Turns out there's a tutorial on the Privateer Press site that actually tells you how to play. Once I looked over the tutorial, all those rules clicked, and I was more than a little irritated that I had spent that much time re-reading the rules when I could have watched a quick how-to on the Internet. And there are two handy reference cards so each player can keep up with all the stats and abilities that would otherwise require flipping through the rules every two minutes. So the game is not nearly as intimidating as I thought, especially because most of the rules are pretty intuitive. To put the final touch on my humiliation, my 15-year-old son picked it up in five minutes, and then declared that it would be boring if we didn't play with the more complicated rules. I'm either too old, or he's too smart. Probably both.
So here's how this works. Each team gets five steamjacks (huge steam-powered robots) and various interchangeable arms. On your turn, you activate your entire team, then pound the crap out of everything in your way to try to get this giant spiky ball into the opposing team's goal. There are two kinds of robots on each team, and you can outfit them with various cool arm weapons like magnets and interceptor fists and grapple guns. Each arm does something different, and some of them create great combinations when you put the right two together. Combine the power fist with the porn magazine arm, for instance, and you'll wind up with a robot that keeps hiding in the bathroom.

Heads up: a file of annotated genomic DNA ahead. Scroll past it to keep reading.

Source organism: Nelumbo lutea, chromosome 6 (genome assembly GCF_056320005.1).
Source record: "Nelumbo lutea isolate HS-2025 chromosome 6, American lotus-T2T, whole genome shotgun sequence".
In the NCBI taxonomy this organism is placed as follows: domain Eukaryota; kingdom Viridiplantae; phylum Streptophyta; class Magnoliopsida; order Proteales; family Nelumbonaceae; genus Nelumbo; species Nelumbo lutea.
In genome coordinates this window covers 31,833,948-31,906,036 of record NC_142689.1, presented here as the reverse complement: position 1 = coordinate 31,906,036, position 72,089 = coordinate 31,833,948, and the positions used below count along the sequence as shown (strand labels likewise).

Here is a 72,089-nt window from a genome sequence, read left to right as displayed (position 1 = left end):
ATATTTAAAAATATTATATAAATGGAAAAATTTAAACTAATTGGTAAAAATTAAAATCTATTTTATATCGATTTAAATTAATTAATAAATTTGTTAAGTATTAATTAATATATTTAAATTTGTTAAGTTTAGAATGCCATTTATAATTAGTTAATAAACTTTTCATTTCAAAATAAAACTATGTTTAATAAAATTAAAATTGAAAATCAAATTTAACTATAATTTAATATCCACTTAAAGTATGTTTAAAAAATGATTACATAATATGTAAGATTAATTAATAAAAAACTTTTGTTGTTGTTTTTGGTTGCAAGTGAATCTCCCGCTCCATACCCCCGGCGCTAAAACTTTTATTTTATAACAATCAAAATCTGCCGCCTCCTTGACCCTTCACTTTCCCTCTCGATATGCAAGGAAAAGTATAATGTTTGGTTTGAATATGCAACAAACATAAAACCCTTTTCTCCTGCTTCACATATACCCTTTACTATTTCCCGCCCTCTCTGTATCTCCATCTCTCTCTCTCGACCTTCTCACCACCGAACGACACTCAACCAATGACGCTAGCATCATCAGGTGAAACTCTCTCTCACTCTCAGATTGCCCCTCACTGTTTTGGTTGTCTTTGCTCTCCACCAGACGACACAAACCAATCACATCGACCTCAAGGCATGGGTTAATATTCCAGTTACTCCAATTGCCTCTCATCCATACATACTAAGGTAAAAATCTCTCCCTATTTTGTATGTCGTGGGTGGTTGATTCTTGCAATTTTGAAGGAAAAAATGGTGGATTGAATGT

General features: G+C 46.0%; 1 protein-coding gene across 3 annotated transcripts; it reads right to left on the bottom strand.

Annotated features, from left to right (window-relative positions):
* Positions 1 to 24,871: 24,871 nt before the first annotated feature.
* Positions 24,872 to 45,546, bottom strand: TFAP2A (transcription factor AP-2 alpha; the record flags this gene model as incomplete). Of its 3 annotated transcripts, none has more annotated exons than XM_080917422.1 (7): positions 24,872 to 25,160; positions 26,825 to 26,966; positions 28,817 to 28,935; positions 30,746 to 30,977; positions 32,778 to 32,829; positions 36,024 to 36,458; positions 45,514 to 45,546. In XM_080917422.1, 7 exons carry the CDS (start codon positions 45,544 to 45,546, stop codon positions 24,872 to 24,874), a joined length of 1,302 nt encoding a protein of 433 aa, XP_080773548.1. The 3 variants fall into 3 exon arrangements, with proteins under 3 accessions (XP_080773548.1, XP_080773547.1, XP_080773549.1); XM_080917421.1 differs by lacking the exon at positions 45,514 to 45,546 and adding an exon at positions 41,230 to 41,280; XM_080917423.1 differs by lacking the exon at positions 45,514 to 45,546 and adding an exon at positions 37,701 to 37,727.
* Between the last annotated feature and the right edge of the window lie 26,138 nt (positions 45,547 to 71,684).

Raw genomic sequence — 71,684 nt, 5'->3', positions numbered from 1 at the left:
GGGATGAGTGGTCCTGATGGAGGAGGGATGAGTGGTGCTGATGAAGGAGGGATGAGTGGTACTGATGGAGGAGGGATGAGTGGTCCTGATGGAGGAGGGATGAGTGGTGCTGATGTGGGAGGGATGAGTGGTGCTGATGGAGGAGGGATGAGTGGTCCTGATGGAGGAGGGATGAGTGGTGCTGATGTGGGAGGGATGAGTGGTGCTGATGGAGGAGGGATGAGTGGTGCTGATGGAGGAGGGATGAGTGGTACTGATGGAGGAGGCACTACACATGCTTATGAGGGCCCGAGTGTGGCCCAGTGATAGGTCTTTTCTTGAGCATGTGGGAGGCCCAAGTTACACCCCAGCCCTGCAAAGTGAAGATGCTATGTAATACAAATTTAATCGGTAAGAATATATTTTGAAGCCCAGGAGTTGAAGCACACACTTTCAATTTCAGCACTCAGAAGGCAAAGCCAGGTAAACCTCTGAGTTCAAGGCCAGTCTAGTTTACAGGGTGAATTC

If you've played other Privateer Press games, especially Monsterpocalypse, the use of dice should be pretty familiar. You get a bag full of frustratingly tiny dice, all with pictures of explosions on them. There are white dice and red dice and blue dice, and you get different kinds of dice for different things. You get ten white dice every turn, and once you use them all, your metal monsters can't do very much any more. You get one red die every turn, but these add up, so that you'll eventually have five of them. And then you get blue ones at various moments throughout the game, depending on which arm you're using, what you're hitting, and whether your opponent is watching very closely. You get fewer dice if you drop these stupid tiny dice on the floor, because a die that small is virtually guaranteed to wind up under the fridge.